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About the study
I began researching my Caunce family tree in 2001. I was interested in tracking my family line as far back as possible to try to find the origin and meaning of the Caunce name ; I was told as a child that it was a French name. I found that before 1900 my ancestors were mainly based in and around the West Lancashire village of Rufford. I was fortunate that the Lancashire Parish Register Society had transcribed and published the early Parish Registers of Rufford and Croston. I recorded all the Caunce entries (and variants/deviants) from these publications and attempted to build up an early family tree thus starting me off on a one-name study which I registered with the Guild in 2003.
In addition to collecting Caunce records world wide, my aim is to find the origin of the name and to complete as much family reconstruction as possible.
The registered variants are Cance, Canse, and Conce.
Before 1700 Conce, Canse and Cance were more common in the records than Caunce but after 1700 most family lines used Caunce. In the 1881 census for England and Wales there were 445 Caunce entries and 14 Conce/Canse/Cance entries.
In France and the USA Cance is a much more common name than in England ; Cance may be a variant of Caunce or an unrelated French name.
The 1881 census shows the Caunce name to be concentrated around the West Lancashire village of Rufford. Records show a close link with the Hesketh family, Lords of the Manor of Rufford, with many Caunces yeoman farmers leasing land from the Heskeths. The earliest reference I have found is Rob Cauns in a listing of subscribers for a priest for Ormskirk in 1366.
Few surname dictionaries include Caunce. The Internet Surname Dictionary makes a link to the name CHANCE : either old French or middle English origin, nickname meaning 'lucky'. This seems unlikely, early Caunce variants/deviants show no link and geographic distributions are quite different. Reaney, in A Dictionary of British Surnames, has an entry for CAUSEY, middle English CAUCE meaning 'dweller by a causeway'.
Interested Caunce family members give the following possible origins:
- In the Cornish language 'caunce' means causeway. Rufford is named after the ford were Martin Mere outflow used to drain into the River Douglas. On either side of this were causeways through the marshy land and at that place is still Causeway Farm and Causeway Fields. Forms of Brythonic Celtic were spoken up the West side of Britain from Cornwall to Cumberland but I do not have the expertise to judge the likelyhood that this is the source of the name.
- From the North Lancashire village of Cantsfield, the Cansfield family had a number of name variants including CAUNCEFIELD or CAUNCEFELD. The earliest reference is John de Cancefield who was Abbott of Furness Abbey in 1153. It is theorised that someone from this family moved south in Lancashire and dropped the 'field' from the name. I have not yet found a link but will keep looking.
- A common story in Rufford is that a member of the Hesketh family took on a French servant named Caunce when fighting in France and brought him back home with him. Sir William Hesketh was rewarded for good service at the Battle of Crecy in 1346 but I have no evidence to support this story.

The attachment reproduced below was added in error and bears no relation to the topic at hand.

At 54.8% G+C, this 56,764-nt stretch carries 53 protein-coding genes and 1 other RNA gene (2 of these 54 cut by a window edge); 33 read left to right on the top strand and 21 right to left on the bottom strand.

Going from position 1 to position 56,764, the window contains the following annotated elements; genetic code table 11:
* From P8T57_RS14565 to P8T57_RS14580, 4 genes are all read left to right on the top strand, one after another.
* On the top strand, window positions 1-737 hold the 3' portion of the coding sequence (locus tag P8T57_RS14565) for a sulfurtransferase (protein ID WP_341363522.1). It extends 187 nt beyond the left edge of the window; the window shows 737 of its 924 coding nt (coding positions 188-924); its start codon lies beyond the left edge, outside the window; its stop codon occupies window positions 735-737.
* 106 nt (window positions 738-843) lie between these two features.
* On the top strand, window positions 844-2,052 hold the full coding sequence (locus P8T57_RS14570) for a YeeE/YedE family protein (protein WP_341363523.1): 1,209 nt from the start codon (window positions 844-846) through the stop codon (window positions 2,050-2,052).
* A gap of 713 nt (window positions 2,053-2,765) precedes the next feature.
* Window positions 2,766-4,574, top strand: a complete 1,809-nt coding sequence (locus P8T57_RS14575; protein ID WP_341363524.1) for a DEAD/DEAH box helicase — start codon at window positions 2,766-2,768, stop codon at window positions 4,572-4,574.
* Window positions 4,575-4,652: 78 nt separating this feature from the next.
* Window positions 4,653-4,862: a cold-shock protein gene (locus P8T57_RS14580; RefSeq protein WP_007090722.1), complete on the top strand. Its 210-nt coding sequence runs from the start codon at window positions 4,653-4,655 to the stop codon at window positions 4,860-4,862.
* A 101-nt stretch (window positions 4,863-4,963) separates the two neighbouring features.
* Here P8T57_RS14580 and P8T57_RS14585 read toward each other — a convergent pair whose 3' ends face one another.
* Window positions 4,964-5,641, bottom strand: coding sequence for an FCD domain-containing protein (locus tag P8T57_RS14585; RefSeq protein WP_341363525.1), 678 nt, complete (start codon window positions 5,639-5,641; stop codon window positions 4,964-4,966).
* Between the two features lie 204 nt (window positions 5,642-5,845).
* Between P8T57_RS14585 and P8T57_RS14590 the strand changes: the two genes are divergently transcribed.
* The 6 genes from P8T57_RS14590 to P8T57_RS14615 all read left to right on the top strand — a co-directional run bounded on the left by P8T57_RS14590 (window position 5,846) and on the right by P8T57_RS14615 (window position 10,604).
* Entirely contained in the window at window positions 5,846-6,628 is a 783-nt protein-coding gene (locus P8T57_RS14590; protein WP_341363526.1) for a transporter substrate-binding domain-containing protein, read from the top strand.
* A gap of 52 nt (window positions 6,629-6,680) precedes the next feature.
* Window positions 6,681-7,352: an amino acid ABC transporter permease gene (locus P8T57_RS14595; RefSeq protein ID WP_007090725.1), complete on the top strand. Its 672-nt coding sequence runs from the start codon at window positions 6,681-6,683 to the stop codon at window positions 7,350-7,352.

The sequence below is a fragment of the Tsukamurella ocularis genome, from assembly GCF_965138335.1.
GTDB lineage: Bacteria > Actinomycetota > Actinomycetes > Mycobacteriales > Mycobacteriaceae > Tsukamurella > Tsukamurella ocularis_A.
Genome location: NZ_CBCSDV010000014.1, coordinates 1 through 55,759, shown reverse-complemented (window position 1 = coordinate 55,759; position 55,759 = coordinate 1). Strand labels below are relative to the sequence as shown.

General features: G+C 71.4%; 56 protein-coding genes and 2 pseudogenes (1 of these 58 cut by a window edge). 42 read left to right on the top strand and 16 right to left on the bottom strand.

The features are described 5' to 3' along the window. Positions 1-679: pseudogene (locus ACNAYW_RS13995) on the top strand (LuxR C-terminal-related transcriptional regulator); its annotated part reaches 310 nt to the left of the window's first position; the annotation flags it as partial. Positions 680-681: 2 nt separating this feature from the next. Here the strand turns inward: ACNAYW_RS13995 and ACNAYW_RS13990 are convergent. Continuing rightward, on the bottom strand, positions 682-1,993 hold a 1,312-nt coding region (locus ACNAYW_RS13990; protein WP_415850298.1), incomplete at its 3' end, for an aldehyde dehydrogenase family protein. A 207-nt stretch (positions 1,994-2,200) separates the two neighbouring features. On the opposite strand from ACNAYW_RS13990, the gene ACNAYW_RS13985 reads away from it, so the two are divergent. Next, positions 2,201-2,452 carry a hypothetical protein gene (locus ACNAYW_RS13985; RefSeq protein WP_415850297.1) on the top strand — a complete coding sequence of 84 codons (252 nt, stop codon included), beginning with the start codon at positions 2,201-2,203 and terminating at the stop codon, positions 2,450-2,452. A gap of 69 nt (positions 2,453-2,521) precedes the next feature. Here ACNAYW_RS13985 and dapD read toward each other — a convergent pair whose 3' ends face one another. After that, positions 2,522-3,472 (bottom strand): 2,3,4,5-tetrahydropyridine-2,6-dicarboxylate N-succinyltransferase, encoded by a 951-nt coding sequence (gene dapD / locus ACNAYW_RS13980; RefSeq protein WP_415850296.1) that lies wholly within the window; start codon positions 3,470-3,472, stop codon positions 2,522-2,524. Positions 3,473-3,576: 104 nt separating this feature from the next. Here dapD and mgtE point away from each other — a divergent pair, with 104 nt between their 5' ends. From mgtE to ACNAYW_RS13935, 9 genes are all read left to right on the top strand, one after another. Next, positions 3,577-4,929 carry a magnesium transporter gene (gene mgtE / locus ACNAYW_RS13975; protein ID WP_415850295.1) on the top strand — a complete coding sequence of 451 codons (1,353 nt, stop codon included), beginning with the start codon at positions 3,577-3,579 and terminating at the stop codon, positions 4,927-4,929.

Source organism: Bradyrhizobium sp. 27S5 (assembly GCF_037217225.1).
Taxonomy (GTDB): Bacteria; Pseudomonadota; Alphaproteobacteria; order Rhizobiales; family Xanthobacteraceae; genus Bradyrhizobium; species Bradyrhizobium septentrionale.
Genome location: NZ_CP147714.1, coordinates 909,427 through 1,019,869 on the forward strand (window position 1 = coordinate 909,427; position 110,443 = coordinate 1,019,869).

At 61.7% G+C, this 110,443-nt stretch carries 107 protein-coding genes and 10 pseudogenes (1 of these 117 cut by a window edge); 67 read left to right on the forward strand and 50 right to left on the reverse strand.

DNA analysis could be used to check for links between Caunce, Cance, Chance and Cansfield family lines.
History of the name
No occurrences have been found in biographical dictionaries.
Amongst those of note are:
John William Caunce (1900-1993), Captain of Atlantic Liners including the Mauritania and the Queen Elizabeth.
Jim Caunce, Elder Statesman of St. Helens, Councillor for Haydock for more than 50 years and Mayor in 1980 and 1992, died September 2012, aged 92.
The Office of National Statistics database indicated that Caunce was the 7409th most common name in England and Wales in September 2002 with 866 occurrences.
Figures from Ancestry census data (at15/03/2011) and Lancashire Archives show the following changes in frequency for Caunce:
England and Wales - from 400 in 1851 to 640 in 1901.
United States- from 0 in 1840 to 7 in 1900.
Canada- from 0 in 1861 to 5 in 1901.
Distribution of the name
A distribution plot using Archer software with 1881 census data showed the name to be concentrated in West Lancashire with 95% in Lancashire.
A distribution plot based on 2002 electoral register data (from 192.com) showed there had been some migration but still over 75% in Lancashire.
The website Public Profiler of World Names showed there had been migration to Canada, New Zealand, Australia and USA but they were at a low concentration.
My core records are :
- Civil Registration in England and Wales.
-All entries from indexes 1837-1950 (from freebmd) B-1600, M-1050, D-1000.
-West Lancs Ormskirk District full Register entries 1837-1950 B-600, M-300, D-350.
- Census records for England and Wales 1841-1911 (1861 incomplete).
- Parish Register entries (start date -1900) for most West Lancashire Parishes from LPRS publications and microfiche copies, others will be checked on line as available. Bap-1100, Mar-400, Bur-650.
- Lancashire PCC wills and administrations up to 1858 (40) and summaries from calendars of wills 1858-1943 (141).
- Scotland, Ireland, USA, Canada, Australia and New Zealand civil registration and census records. Some records have been collected in this area to date but numbers are relatively small.
- A lot of family reconstruction has been carried out with a high proportion of 1911 census entries linked back to one couple c1600.